Tie-dye effect - Sept 1999
    Another ume flower, this time worked in tie-dye effect. This stitch attempts to duplicate the look of a Japanese dyeing technique. First, the flat white silk is stitched over the entire motif. Afterwards, in orange silk, a grid was laid down and tied down by three stitches. Two small stitches were added in the center of each box and finally, the optional edge filling was added.
    Completed flowers - May 2000
    You can see that the padding I put down before is completely covered by red silk now. (The white padding is visible in the full design picture). The pollen of the purple camellia is complete, while it still needs to be finished in the orange and white one.

    Cord handbag

    This is the first project I started while in the Tokyo class. It will be made in very formal handbag. The fabric is grey with occasional silver metal threads in the weft. Look at the detail to see it more clearly.

    Full Design - Jan 2001

    This is full handbag design, with the white lines marking the edges of the handbag and the blue lines are stitching guides. The bottom cords are the front of the bag, the top cords are the back of the bag, but upside down. It will be folded over the center line in the final bag. The white lines really form a rectangle, the distortion is my photography error.

    Handbag Front - Jan 2001
    Here you can see just the front of the bag, showing some of the work completed. When working the cord, you first prepare by couching a metal thread (#4) along each side and laying padding in the center and then overlaying this with the colored thread. The single silver thread you see on the right of the picture lines one side of the cord, the dangling silver thread is going to be used to line the other side of the cord. No padding work is visible here. The dangling gold thread (the one ending in a needle) is being used to accept the upper blue cord.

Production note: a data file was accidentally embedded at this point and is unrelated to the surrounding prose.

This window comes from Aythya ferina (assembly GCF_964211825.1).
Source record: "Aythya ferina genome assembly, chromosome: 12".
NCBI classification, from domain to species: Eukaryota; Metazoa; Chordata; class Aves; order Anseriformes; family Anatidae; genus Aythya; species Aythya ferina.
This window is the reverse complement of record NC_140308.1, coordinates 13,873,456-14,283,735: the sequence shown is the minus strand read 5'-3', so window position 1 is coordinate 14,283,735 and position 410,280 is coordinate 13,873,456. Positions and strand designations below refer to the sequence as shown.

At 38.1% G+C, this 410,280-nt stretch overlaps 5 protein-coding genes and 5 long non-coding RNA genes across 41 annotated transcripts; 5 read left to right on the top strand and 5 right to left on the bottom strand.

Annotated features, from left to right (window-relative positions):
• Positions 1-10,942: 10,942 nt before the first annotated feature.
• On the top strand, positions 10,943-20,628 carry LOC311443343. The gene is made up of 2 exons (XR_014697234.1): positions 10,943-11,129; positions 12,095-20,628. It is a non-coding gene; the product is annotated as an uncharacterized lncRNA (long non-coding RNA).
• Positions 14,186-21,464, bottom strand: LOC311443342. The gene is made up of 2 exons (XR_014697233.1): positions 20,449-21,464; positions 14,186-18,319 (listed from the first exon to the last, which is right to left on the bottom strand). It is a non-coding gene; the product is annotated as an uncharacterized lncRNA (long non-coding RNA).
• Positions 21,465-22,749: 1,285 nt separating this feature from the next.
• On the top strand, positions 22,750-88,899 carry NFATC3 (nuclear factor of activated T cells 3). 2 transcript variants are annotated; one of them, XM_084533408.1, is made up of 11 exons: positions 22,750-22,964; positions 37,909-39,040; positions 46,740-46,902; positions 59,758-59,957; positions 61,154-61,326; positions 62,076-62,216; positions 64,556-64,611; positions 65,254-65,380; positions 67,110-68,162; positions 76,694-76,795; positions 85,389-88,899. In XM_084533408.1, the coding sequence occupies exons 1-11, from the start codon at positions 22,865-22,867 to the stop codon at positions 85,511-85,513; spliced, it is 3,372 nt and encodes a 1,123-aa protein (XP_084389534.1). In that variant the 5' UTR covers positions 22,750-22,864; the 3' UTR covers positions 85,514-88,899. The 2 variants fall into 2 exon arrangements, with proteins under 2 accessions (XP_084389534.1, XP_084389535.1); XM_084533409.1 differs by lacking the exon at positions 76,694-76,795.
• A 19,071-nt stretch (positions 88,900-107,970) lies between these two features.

Cord detail - Jan 2001
    In this larger than life detail, you can see the irregular weave of the background fabric. Three of the cords are stitched in one technique, the upper blue cord has a background of blue twisted thread and is just starting to be accented with two strands of #1 gold.

    Wedding shell box

    This is the second project I've started in the Tokyo. My classmates are making an obi (the wide belt worn with kimono) while I'm using a smaller piece of fabric to make a picture.

    Boxes of this sort were used to hold the shells in used in a game. Each side of the inside of a shell would be painted in a matching picture. The goal of the game was to match as many shell sides as possible. In the obi design, the shells and a cord appear on the front of the obi while the box appears on the back of the obi. I'll need to add the shells to this design because I'll be framing my embroidery as a picture.
    Full Design - Mar 2001

    The design has been added to the fabric in white shell powder. It tends to come off while you're working on the fabric but it can be removed from the fabric once you're finished stitching.

    The fabric is a deep black but I had difficulty photographing it.

    Detail - Mar 2001
    The center of the chrysanthemum has been stitched in orange flat silk and stitching guidelines along diameters have been stitched along the petal edges. The stitching guidelines will later be removed.

    The overstitching on the petals can be seen in progress. Note that the orange silk is being stitched in a direction opposite that of the padding cotton. A small self-padding stitch is added to the centermost area of each petal before the overstitching is started.

    Sandra Wambold. Last modified: Wed Mar 25 15:09:22 PDT 2009